Today, vegetarianism and plant-based diets are increasingly popular among Indians, particularly among urban populations. Environmental concerns, health benefits, and ethical considerations are among the reasons cited for this growing trend. Even those who do consume meat tend to be mindful of compassionate treatment towards all life.
“The greatness of a nation and its moral progress can be judged by the way its animals are treated”Mahatma Gandhi
How much meat do Indians eat?
India has one of the lowest meat consumption rates in the world, with the average Indian consuming just 4.4 kilograms (9.7 pounds) of meat per year. This is far below the global average of 34.3 kilograms (75.7 pounds) per year. There are a number of factors that contribute to India’s low meat consumption, including religious beliefs, cultural norms, and health concerns.
Hinduism, Jainism, and Buddhism are the three major religions in India, and all of them emphasize non-violence and compassion towards all living beings. This has led to a widespread practice of vegetarianism in India, with around 80% of Indians following a vegetarian diet.
Even those who do eat meat tend to do so in moderation. In addition, meat can be expensive and not always available in rural areas, and some people are concerned about the environmental impact of meat production.
Holy Cow! But Why?
In ancient India, cattle played a vital role in the agrarian society, and they were considered a symbol of wealth and prosperity. The significance of cattle in agricultural life and their association with wealth can be understood through several factors:
Cattle, especially oxen, were used as draught animals to plow fields and till the soil. Their strength and power were harnessed to assist in various farming activities, making agriculture more productive and efficient. With the help of cattle, farmers could cultivate larger areas of land and increase crop yields.
Cattle were used to pull carts and carry agricultural produce, goods, and people from one place to another. This contributed to the transportation of goods and the development of trade and commerce.
Cows were primarily kept for their milk, which was a staple in the Indian diet. The surplus milk was used to produce dairy products like ghee, yogurt, butter, and cheese. These products not only provided essential nutrition but also had economic value as they could be sold or bartered in local markets.
Fertilizer and land enrichment
Cow dung served as a valuable natural fertilizer. It enhanced soil fertility, promoted healthy crop growth, and helped maintain soil structure. The use of cow dung as manure was an important agricultural practice that led to better crop yields.
Social status and gift-giving
Owning cattle was a sign of wealth and prosperity in ancient Indian society. The possession of a large herd of cattle elevated a person’s social status. Cattle were often given as gifts during weddings, festivals, and other significant events, showcasing the giver’s wealth and generosity.
Cattle were sometimes used in religious rituals, especially cow’s milk and it’s products play an important part further highlighting their sacred and auspicious nature. Kings and wealthy individuals would often participate in such ceremonies to display their piety and affluence.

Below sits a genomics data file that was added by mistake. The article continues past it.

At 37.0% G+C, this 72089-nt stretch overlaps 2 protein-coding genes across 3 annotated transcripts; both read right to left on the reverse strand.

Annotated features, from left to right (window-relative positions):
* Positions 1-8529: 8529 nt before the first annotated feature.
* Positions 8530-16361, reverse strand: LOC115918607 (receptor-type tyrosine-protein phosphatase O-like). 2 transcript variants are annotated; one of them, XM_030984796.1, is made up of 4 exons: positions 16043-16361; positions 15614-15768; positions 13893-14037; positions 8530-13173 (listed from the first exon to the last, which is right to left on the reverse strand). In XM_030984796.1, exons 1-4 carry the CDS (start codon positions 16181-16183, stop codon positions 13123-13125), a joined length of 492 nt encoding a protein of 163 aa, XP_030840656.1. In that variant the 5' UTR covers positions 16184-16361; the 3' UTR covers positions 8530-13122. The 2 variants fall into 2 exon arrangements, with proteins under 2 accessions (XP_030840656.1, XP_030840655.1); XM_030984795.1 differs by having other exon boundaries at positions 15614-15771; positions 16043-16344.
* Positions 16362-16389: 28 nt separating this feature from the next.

Symbol of abundance
Cattle, particularly cows, were considered symbols of abundance, fertility, and prosperity. They represented the life-giving forces of nature and were associated with prosperity, which contributed to their perceived value.
The concept of cattle being valuable assets was prevalent among both common people and the royals. For common people, owning cattle meant having a means of livelihood, a source of sustenance, and an essential companion in agricultural activities. It also provided economic security, as cattle could be traded or sold in times of need.
For kings and rulers, the possession of a large herd of cattle was a measure of their wealth and influence. Cattle formed a significant portion of the state’s wealth and resources. Kings often patronized agriculture and cattle rearing, as it contributed to the prosperity of their kingdoms and the welfare of their subjects.
Milk and milk products hold significant cultural, nutritional, and economic importance in the daily lives of Indians across the country. India is one of the largest producers and consumers of dairy products in the world. Here are some key aspects of the significance of milk and milk products in India:
Milk is a rich source of essential nutrients like calcium, protein, vitamins, and minerals. It forms a crucial part of the Indian diet, especially for children, pregnant women, and the elderly, as it provides essential nutrients for growth, bone health, and overall well-being.
Milk and milk products are used extensively in traditional Indian cuisine, adding flavor and richness to various dishes. For example:
Ghee (clarified butter): Used for cooking, frying, and flavoring traditional Indian dishes.
Paneer (Indian cottage cheese): A versatile dairy product used in curries, snacks, and desserts.
Dahi (yogurt): A staple side dish, often eaten with rice or used as a base for raita and buttermilk. In the south no meal is complete without rice with curd/yogurt/buttermilk.
Sweets and desserts: Indian sweets, also known as mithai, are an integral part of the culture and celebrations. Many of these sweets, such as kheer (rice pudding), gulab jamun, and rasgulla, are made using milk and milk products, giving them a delectable taste and creamy texture.
Beverages: Milk is used in various beverages, including masala chai (spiced tea) and lassi (a refreshing yogurt-based drink). These drinks are popular across India and are enjoyed daily by people of all ages.
Religious and cultural significance
Milk is offered as a symbol of purity and devotion in religious ceremonies and rituals across diverse Indian communities. Pouring milk over idols and using it in prayers and offerings are common practices in temples and homes.
Dairy farming and milk production form an essential source of livelihood for millions of farmers and rural communities in India. The dairy industry contributes significantly to the rural economy and provides employment opportunities.